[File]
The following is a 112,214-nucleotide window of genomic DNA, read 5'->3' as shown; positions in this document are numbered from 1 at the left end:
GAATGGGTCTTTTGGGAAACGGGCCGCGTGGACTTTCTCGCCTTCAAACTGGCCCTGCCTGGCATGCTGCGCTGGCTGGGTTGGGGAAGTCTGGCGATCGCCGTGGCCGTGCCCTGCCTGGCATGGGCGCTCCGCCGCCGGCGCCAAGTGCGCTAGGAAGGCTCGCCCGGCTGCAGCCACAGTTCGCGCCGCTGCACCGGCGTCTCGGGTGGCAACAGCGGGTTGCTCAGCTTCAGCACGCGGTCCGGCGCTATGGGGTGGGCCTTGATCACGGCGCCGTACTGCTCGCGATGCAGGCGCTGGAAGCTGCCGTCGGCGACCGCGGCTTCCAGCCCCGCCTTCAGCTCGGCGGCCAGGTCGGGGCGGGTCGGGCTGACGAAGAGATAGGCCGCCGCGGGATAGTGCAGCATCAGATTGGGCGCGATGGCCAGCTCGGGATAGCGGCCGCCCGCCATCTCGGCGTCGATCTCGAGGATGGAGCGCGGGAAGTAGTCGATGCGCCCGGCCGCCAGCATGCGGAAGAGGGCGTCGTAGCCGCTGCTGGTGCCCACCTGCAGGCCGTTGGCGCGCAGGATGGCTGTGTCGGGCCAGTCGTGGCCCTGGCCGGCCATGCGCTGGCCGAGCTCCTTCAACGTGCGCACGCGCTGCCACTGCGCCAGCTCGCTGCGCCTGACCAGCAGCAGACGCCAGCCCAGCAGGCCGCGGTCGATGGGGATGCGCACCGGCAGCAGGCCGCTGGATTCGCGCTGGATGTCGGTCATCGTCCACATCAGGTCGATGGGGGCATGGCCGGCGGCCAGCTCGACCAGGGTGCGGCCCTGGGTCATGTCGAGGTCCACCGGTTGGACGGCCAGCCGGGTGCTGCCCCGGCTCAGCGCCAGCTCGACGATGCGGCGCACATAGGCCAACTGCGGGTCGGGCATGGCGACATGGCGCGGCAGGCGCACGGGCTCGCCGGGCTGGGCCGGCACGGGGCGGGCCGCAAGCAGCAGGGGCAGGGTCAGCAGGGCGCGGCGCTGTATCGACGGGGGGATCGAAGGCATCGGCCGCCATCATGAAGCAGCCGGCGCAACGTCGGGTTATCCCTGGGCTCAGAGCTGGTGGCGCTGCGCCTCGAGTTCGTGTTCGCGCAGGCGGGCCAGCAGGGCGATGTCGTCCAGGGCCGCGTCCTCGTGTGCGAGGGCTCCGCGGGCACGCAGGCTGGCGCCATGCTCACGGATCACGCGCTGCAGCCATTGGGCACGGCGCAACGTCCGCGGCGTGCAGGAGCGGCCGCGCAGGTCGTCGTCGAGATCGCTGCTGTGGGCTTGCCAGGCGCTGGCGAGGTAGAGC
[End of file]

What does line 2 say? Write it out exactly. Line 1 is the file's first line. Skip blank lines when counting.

GAATGGGTCTTTTGGGAAACGGGCCGCGTGGACTTTCTCGCCTTCAAACTGGCCCTGCCTGGCATGCTGCGCTGGCTGGGTTGGGGAAGTCTGGCGATCGCCGTGGCCGTGCCCTGCCTGGCATGGGCGCTCCGCCGCCGGCGCCAAGTGCGCTAGGAAGGCTCGCCCGGCTGCAGCCACAGTTCGCGCCGCTGCACCGGCGTCTCGGGTGGCAACAGCGGGTTGCTCAGCTTCAGCACGCGGTCCGGCGCTATGGGGTGGGCCTTGATCACGGCGCCGTACTGCTCGCGATGCAGGCGCTGGAAGCTGCCGTCGGCGACCGCGGCTTCCAGCCCCGCCTTCAGCTCGGCGGCCAGGTCGGGGCGGGTCGGGCTGACGAAGAGATAGGCCGCCGCGGGATAGTGCAGCATCAGATTGGGCGCGATGGCCAGCTCGGGATAGCGGCCGCCCGCCATCTCGGCGTCGATCTCGAGGATGGAGCGCGGGAAGTAGTCGATGCGCCCGGCCGCCAGCATGCGGAAGAGGGCGTCGTAGCCGCTGCTGGTGCCCACCTGCAGGCCGTTGGCGCGCAGGATGGCTGTGTCGGGCCAGTCGTGGCCCTGGCCGGCCATGCGCTGGCCGAGCTCCTTCAACGTGCGCACGCGCTGCCACTGCGCCAGCTCGCTGCGCCTGACCAGCAGCAGACGCCAGCCCAGCAGGCCGCGGTCGATGGGGATGCGCACCGGCAGCAGGCCGCTGGATTCGCGCTGGATGTCGGTCATCGTCCACATCAGGTCGATGGGGGCATGGCCGGCGGCCAGCTCGACCAGGGTGCGGCCCTGGGTCATGTCGAGGTCCACCGGTTGGACGGCCAGCCGGGTGCTGCCCCGGCTCAGCGCCAGCTCGACGATGCGGCGCACATAGGCCAACTGCGGGTCGGGCATGGCGACATGGCGCGGCAGGCGCACGGGCTCGCCGGGCTGGGCCGGCACGGGGCGGGCCGCAAGCAGCAGGGGCAGGGTCAGCAGGGCGCGGCGCTGTATCGACGGGGGGATCGAAGGCATCGGCCGCCATCATGAAGCAGCCGGCGCAACGTCGGGTTATCCCTGGGCTCAGAGCTGGTGGCGCTGCGCCTCGAGTTCGTGTTCGCGCAGGCGGGCCAGCAGGGCGATGTCGTCCAGGGCCGCGTCCTCGTGTGCGAGGGCTCCGCGGGCACGCAGGCTGGCGCCATGCTCACGGATCACGCGCTGCAGCCATTGGGCACGGCGCAACGTCCGCGGCGTGCAGGAGCGGCCGCGCAGGTCGTCGTCGAGATCGCTGCTGTGGGCTTGCCAGGCGCTGGCGAGGTAGAGC